Forced movement of Cambodian population will be first crime tried
The Khmer Rouge tribunal’s case against four senior regime leaders will be split into several smaller trials examining separate crimes and charges, the court announced late yesterday.
The subdivision of charges will help Trial Chamber judges manage and expedite the long-delayed, massively complex Case 002, allowing them to hand down a string of consecutive mini-verdicts and sentences that could be issued years before the entire case has been tried.
The first trial will focus on forced movements of the Cambodian population, including the evacuation of Phnom Penh in April 1975, which prosecutors allege comprised crimes against humanity.
The announcement comes amid serious doubts that all four of the case’s elderly accused will make it through what is expected to be a years-long trial.
Already, former Social Action Minister Ieng Thirith, 79, has been provisionally diagnosed with Alzheimer’s disease and will likely be found unfit to be tried. Brother Number Two Nuon Chea, 85; Foreign Minister Ieng Sary, 85; and head of state Khieu Samphan, 80, also suffer from a plethora of health complaints.
“Experience before other international tribunals suggests that where separation of proceedings does not occur in cases of similar complexity to Case 002, Trial Chambers have occasionally required as long as 10 years to reach a verdict,” the court said in a statement.
Splitting charges, the statement continued, would “safeguard the interests of victims in achieving meaningful and timely justice, as well as the right of all Accused in Case 002 to an expeditious trial.”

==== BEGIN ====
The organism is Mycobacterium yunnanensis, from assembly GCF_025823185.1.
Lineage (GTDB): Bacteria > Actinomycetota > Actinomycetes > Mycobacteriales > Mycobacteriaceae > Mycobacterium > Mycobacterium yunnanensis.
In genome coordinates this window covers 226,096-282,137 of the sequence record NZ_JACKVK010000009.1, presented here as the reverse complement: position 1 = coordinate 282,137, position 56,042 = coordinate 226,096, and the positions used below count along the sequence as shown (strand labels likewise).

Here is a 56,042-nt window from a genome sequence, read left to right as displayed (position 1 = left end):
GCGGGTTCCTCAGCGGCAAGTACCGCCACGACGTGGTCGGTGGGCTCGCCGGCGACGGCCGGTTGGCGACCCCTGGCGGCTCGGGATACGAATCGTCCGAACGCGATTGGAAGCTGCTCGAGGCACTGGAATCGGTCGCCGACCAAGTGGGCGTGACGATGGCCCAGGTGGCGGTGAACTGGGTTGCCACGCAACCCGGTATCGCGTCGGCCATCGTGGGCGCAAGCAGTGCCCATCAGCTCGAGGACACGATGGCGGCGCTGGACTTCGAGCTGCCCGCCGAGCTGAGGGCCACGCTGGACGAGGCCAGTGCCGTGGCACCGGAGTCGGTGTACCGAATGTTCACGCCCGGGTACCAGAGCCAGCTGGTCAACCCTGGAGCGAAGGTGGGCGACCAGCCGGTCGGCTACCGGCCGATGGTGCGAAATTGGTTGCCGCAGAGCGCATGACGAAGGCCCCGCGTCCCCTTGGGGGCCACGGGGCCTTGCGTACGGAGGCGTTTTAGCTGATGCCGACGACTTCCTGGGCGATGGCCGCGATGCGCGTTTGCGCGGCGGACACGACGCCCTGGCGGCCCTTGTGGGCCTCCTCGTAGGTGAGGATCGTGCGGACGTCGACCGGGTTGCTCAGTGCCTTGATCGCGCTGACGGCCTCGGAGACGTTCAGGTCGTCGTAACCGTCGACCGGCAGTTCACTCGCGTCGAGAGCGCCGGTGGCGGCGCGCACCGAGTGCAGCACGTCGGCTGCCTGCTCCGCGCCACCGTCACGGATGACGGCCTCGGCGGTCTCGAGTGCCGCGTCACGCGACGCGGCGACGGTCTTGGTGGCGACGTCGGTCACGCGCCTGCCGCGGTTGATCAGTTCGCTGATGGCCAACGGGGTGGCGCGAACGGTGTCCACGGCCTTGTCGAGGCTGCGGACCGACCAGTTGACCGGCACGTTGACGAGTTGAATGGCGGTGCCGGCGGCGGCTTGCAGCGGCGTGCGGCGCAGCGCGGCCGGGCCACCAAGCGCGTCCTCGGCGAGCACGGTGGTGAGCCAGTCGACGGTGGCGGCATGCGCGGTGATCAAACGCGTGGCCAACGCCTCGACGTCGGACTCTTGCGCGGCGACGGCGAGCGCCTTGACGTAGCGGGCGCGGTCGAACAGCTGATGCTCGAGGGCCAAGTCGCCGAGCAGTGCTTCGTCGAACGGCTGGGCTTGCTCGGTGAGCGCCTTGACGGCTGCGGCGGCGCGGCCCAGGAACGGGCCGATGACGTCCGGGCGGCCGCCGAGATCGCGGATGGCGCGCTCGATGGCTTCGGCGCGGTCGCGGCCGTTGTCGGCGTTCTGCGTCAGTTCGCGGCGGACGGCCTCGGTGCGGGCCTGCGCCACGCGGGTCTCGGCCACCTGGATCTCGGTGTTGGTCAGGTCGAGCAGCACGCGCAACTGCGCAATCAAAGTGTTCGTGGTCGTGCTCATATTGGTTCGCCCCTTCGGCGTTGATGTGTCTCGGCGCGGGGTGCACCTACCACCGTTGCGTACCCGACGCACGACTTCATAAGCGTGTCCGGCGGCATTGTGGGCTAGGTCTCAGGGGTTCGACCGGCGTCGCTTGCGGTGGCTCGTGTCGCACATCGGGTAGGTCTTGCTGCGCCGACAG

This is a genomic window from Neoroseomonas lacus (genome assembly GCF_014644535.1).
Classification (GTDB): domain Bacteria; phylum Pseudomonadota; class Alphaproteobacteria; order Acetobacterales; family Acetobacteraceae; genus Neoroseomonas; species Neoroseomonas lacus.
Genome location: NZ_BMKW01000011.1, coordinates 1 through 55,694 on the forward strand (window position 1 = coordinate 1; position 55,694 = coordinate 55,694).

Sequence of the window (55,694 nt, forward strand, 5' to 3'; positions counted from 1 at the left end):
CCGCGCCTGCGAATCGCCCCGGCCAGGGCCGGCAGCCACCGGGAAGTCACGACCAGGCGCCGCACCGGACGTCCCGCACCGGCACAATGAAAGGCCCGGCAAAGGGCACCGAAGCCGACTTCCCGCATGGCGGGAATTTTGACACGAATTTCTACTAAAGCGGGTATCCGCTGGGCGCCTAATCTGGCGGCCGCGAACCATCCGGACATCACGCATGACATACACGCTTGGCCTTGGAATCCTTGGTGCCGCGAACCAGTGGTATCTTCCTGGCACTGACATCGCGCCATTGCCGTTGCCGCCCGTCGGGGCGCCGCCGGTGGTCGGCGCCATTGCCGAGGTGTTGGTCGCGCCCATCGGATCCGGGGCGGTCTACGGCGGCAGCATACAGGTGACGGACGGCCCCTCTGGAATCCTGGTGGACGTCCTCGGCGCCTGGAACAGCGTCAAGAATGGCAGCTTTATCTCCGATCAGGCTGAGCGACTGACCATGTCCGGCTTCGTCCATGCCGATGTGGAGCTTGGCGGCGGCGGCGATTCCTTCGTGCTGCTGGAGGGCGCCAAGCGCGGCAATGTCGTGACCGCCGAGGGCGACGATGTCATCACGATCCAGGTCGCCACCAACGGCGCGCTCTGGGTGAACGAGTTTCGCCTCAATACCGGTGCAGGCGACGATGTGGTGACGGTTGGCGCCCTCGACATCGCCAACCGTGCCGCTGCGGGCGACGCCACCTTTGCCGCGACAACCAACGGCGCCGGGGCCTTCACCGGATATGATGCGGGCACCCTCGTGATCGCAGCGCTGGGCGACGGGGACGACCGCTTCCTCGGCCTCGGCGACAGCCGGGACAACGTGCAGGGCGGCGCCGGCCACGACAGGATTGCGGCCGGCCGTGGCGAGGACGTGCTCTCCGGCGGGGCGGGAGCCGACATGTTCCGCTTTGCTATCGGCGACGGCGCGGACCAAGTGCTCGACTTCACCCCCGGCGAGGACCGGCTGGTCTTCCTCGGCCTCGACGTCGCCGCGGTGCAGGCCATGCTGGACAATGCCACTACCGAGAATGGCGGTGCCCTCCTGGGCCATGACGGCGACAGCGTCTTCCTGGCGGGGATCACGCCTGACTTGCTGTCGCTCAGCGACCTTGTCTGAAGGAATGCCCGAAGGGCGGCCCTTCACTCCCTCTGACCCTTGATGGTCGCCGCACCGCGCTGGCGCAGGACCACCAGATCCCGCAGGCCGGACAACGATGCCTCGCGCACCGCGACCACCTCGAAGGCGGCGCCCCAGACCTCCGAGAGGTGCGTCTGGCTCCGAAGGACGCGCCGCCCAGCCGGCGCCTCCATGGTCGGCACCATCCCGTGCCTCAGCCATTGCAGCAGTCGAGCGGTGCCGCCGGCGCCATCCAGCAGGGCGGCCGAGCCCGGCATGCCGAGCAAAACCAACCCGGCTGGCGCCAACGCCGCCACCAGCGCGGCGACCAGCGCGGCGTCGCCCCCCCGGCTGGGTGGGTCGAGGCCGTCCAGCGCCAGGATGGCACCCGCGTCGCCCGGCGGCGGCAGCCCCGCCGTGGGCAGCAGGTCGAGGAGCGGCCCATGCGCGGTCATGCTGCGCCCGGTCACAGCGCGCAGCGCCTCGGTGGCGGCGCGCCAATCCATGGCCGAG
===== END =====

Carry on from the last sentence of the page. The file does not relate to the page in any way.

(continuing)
In addition to crimes against humanity, the four defendants are charged with war crimes, genocide, murder, torture and religious persecution, which they are alleged to have committed through five key policies: the forced movement of the population; the establishment of worksites; the reeducation of “bad elements” and killing of enemies; the targeting of specific groups for killing; and the regulation of marriage.
The first trial will focus on just two population movements: the evacuation of Phnom Penh after the Khmer Rouge seized power, and the subsequent mass movements of people between different zones of Democratic Kampuchea starting in September 1975.
In their indictment issued last year, investigating judges said both movements were centrally planned and affected hundreds of thousands of people, resulting in numerous deaths from either starvation, lack of medical care or targeted killings. They said the repeated population movements subjected civilians to “great physical and mental suffering.”
“In deciding to commence the first trial with the forced movement of population and crimes against humanity, the Trial Chamber sought to follow the chronological and logical sequence of the [indictment], to commence with the earliest time period covered by the indictment (approximately 1975-1976), to ensure that the issues examined in the first trial provide a basis to consider the role and responsibility of all Accused, and to provide a foundation for the remaining charges in later trials,” the court wrote.
The forced movements also affected a vast cross-section of Cambodians, including most victims participating as civil parties in Case 002, the court said.
Michael Karnavas, the American defense lawyer for Ieng Sary, said in an e-mail that the subdivision of the trial was unsurprising and had been the product of extensive deliberation.
“I see nothing alarming or unusual in this decision in light of the magnitude of this case and the procedure adopted by the ECCC,” he said.
Deputy Co-Prosecutor William Smith declined to comment on the announcement.
“We haven’t seen the order, so we will be reviewing our position tomorrow,” he said.